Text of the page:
We see the operation of this ideal every day. In the post-9/11 torture scandal, for instance, the Bush administration took great pains to cloak its political determination to torture people behind a dense, footnote-studded legal opinion that blessed the CIA torture program. As a work of legal craftsmanship, no competent legal scholar took the torture memo seriously. Even the Bush administration eventually disavowed it. But like the decision by the Trump administration to validate Israeli settlements, its purpose was not principally as a legal document. It was written to stamp torture with the imprimatur of the law, and therefore vest it with moral legitimacy. Once the memo appeared, the Bush administration could say (and did say, again and again) that the program has been reviewed by Justice Department lawyers at the highest level, who found it entirely within acceptable legal parameters. “The high priests studied the entrails.”
The rule of law as ideal also explains the hullabaloo over the Mueller Report. The left waited with bated breath for just one sentence: The President broke the law. The right took the failure to deliver that indictment as a complete exoneration. Obviously, as my friend David Cole explained in the pages of the New York Review of Books, the report was anything but an exoneration. The facts unearthed by the Special Counsel did not remotely exonerate the President or his team. On the contrary, they condemned him and them. But David’s argument misses the point of the rule of law as ideal: The facts did not matter. What mattered was whether the left or right could claim the mantle of moral legitimacy, and since Mueller did not pronounce the law against the President—that is, he studied the entrails and did not explicitly brand the President a criminal—Trump won.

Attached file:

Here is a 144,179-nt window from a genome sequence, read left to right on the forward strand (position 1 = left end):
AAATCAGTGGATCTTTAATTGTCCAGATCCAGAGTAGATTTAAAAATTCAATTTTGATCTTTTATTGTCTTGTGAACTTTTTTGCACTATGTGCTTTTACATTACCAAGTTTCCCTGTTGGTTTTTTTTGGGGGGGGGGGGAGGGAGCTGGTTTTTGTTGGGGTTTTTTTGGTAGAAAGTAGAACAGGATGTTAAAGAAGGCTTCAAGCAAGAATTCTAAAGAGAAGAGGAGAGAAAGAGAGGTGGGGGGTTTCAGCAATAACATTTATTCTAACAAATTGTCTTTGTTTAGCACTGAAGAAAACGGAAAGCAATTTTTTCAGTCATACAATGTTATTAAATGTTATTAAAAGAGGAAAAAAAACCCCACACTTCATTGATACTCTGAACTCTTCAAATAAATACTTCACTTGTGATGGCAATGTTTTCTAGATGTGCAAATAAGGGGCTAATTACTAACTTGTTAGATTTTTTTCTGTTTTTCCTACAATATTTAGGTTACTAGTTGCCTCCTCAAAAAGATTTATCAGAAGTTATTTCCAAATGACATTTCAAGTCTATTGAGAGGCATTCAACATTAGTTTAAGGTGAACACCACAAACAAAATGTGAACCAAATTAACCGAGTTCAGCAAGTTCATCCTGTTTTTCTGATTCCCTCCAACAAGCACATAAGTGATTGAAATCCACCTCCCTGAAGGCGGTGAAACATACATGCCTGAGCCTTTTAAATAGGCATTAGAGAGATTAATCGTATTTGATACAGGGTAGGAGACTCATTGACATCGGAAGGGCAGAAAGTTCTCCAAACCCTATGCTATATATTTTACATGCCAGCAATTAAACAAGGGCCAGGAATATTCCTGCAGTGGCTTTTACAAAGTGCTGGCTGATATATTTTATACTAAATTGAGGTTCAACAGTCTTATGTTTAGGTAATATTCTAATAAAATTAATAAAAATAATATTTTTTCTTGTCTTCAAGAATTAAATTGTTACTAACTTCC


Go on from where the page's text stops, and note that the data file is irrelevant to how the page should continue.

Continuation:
If we need another example of the rule of law as ideal, consider the twisted legal position taken by former Harvard Law Professor Alan Dershowitz on behalf of President Trump in the impeachment proceedings. To begin with, Dershowitz dutifully claims he is not really acting on behalf of the President, but of the Constitution, thus declaring his bona fides as an impartial high priest interpreting our most sacred text. Then he divines the mind of the Founders, insisting that if they were here, they would excuse Trump’s abuse of power because it does not constitute “criminal like behavior,” and therefore does not justify impeachment. No serious constitutional scholar agrees with his take, but its merit qua legal reasoning is utterly irrelevant. It is no more important than the torture memo. He has studied the entrails, and his pronouncement will certainly provide Republicans with the cloak they need to pretend their judgment is really a statement about the majesty of the law, impartial and pure, and not about politics.
Some may be shocked at what I have written. They still worship the law, and believe there is a there there. I have given up on that fantasy. Yet that does not mean all is lost. It simply means that the President and I agree, if only in one respect: All that matters is what happens at the ballot box. The law will not save this country.